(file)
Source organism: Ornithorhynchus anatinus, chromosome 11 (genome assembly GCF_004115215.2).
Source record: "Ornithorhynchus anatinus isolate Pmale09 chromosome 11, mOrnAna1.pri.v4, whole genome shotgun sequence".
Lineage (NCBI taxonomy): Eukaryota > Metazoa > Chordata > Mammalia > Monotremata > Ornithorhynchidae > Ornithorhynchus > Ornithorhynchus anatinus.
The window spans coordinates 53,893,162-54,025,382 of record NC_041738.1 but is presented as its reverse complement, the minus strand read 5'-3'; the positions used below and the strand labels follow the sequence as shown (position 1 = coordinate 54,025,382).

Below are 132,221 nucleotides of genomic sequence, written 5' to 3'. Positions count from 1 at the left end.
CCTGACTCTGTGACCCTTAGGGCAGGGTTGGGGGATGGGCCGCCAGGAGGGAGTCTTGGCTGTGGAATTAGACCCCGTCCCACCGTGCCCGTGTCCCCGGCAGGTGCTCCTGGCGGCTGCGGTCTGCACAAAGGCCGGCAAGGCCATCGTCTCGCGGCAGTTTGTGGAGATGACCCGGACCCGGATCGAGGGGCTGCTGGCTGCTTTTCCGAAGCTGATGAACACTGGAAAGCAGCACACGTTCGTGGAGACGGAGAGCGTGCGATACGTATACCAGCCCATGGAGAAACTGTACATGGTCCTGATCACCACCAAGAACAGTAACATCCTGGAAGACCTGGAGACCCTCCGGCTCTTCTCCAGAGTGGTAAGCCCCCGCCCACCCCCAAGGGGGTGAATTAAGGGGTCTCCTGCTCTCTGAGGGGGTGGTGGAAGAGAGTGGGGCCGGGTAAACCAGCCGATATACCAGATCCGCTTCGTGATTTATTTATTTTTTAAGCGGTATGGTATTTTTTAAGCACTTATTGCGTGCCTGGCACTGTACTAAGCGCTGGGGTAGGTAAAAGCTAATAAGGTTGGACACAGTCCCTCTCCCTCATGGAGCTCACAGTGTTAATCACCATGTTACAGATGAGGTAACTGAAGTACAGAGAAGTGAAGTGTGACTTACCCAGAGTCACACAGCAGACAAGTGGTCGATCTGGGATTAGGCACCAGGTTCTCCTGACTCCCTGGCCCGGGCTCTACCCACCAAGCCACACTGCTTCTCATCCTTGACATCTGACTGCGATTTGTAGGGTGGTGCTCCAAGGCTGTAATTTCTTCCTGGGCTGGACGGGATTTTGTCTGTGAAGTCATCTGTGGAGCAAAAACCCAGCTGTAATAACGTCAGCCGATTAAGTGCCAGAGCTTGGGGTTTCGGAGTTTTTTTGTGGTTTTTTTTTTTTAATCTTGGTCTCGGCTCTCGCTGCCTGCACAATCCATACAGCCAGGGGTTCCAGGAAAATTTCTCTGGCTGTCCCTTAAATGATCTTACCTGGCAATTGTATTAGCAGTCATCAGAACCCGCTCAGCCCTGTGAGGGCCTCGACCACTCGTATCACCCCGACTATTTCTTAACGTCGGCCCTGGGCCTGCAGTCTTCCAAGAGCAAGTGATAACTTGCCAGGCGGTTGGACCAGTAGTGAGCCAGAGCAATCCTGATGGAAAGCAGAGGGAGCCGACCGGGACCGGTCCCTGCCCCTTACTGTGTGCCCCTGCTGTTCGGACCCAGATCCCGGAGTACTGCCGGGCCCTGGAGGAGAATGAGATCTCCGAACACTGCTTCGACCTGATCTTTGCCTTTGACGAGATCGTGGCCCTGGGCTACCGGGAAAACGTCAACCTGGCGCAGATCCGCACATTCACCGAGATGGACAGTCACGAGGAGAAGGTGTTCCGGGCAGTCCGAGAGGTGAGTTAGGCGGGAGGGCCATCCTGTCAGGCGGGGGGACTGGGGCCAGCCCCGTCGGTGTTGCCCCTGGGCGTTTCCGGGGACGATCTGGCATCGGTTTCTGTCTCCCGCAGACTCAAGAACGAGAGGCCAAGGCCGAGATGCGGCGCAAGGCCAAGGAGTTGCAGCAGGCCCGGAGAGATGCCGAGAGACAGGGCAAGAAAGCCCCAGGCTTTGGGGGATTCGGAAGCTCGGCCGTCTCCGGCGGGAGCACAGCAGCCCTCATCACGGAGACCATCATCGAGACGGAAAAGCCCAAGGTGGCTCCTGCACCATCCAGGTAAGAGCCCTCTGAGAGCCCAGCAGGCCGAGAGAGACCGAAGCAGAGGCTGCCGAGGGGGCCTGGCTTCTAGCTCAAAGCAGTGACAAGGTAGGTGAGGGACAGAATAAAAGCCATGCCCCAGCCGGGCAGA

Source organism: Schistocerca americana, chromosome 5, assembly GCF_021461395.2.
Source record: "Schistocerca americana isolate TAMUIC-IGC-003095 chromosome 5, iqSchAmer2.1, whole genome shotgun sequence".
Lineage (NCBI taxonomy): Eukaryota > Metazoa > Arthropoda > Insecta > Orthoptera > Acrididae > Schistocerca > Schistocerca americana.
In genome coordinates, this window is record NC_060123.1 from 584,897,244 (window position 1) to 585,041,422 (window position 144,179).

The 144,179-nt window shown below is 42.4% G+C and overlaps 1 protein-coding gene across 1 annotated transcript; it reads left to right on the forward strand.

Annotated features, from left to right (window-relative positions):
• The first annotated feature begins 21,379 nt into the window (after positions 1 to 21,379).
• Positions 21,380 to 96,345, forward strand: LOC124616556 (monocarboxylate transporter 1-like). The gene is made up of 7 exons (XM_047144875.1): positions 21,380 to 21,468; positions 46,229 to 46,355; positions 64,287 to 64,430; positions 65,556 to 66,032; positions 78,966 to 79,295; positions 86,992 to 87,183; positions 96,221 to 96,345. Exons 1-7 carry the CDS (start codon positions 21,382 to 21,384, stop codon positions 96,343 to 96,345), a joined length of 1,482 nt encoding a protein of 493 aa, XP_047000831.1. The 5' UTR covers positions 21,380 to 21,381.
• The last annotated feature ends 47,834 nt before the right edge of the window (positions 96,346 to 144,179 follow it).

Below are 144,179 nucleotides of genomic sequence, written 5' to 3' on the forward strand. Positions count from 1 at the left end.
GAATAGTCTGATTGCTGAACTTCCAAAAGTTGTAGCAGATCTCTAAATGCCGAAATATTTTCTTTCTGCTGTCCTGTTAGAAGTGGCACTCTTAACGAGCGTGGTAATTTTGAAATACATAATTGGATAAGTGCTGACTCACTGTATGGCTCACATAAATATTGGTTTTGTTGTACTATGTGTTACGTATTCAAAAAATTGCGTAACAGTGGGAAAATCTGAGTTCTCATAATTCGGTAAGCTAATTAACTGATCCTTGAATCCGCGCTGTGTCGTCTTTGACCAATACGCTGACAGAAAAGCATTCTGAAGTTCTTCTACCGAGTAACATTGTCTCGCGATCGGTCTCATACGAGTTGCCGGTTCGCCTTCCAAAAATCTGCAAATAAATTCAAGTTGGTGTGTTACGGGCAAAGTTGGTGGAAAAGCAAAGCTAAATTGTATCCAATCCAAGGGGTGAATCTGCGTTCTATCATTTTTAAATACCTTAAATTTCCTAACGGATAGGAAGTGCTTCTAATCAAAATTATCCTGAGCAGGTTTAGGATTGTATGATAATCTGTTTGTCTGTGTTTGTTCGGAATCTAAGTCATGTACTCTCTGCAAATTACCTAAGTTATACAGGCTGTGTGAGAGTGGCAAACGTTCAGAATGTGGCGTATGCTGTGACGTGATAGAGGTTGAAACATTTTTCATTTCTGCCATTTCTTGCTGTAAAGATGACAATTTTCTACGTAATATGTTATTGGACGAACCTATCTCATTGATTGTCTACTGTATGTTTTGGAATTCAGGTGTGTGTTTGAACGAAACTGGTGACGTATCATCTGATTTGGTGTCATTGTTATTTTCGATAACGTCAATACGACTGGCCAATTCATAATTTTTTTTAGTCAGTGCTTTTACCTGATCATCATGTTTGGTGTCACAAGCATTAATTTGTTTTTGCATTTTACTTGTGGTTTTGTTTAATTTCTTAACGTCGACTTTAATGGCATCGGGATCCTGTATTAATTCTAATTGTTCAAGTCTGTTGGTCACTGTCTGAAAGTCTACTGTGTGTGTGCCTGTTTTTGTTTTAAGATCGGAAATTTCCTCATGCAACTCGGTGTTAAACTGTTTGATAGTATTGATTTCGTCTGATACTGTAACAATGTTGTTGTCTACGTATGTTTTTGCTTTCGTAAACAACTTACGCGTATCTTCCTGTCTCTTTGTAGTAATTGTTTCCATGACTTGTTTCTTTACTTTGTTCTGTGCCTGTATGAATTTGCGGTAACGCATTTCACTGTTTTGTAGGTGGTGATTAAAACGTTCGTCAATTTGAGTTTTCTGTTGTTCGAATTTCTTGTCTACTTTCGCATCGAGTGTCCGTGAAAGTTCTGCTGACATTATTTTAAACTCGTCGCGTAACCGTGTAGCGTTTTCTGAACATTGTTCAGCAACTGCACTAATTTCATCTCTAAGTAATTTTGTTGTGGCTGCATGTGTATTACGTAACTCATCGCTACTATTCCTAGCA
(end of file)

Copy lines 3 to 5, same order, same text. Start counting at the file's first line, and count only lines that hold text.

Lineage (NCBI taxonomy): Eukaryota > Metazoa > Chordata > Mammalia > Monotremata > Ornithorhynchidae > Ornithorhynchus > Ornithorhynchus anatinus.
The window spans coordinates 53,893,162-54,025,382 of record NC_041738.1 but is presented as its reverse complement, the minus strand read 5'-3'; the positions used below and the strand labels follow the sequence as shown (position 1 = coordinate 54,025,382).

Below are 132,221 nucleotides of genomic sequence, written 5' to 3'. Positions count from 1 at the left end.